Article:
As the engine starts up, we begin talking about the interesting history of our spotter in Amboseli (above with the green sweater). As a boy, I learn, he and others were out watching their livestock graze when a dog they had with them began barking wildly at some nearby elephants. One of the elephants took offense and charged the dog causing the dog and the boys to run for their lives. Unfortunately for Daniel, the dog followed him as he ran and the elephant caught both stomping on Daniel in the process. The result was a badly broken leg.
The gentle Maasai who would not hurt a fly on our walk had been the unwitting victim of an elephant’s rage. A reminder of just how wild and unpredictable the wildlife can be.
Elephant Tails in Amboseli
Our flight to Nairobi and then to Ol Pejeta was uneventful, except for the late arrival of our friends from Melbourne and their challenges with making a connecting in Nairobi. If you remember, he is the one who stores his passports in his underpants. They were the interesting couple who had left South Africa for Australia decades ago to raise their kids.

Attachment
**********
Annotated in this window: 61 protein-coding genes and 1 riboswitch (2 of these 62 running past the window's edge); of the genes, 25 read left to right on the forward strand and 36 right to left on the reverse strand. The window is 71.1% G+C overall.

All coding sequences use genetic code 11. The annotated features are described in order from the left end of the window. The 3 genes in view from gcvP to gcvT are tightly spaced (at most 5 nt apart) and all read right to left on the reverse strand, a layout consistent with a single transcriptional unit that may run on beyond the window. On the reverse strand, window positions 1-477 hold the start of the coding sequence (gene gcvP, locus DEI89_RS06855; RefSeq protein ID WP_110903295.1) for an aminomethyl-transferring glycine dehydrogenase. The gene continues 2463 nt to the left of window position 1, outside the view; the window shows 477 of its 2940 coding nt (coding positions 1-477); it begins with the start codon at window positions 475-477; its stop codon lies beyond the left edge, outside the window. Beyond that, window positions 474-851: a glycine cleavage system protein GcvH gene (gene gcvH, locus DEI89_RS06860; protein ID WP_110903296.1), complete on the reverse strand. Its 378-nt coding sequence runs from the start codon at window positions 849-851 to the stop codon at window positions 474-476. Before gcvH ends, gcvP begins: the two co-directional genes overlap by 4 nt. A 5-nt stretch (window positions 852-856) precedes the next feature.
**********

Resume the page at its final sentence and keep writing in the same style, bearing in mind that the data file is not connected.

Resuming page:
Any while he was quick witted, He was also forgetful and travel-connection challenged. Thankfully, the good people at Gamewatchers made sure that travel and connections in Kenya were always chaperoned.
View from our tent at the Rhino Camp
As we did in the Selenkay, our flight to Ol Pejeta landed on a grass landing strip. This time with a herd of zebra and wildebeest next to the strip. After loading into our land cruiser, our driver and spotter drove us into the herd and after several passes managed to move the animals off the landing strip long enough for our plane to take off.
It was a short drive to camp through open plain and then high grass. Once there we were greeted by our hosts and shown to our tents. The dining tent opens up to a waterhole across a stream with a fire pit nearby for evening sundowners. Our tent was nearby with a view of the same waterhole.
Young Elephant at the Rhino Camp Waterhole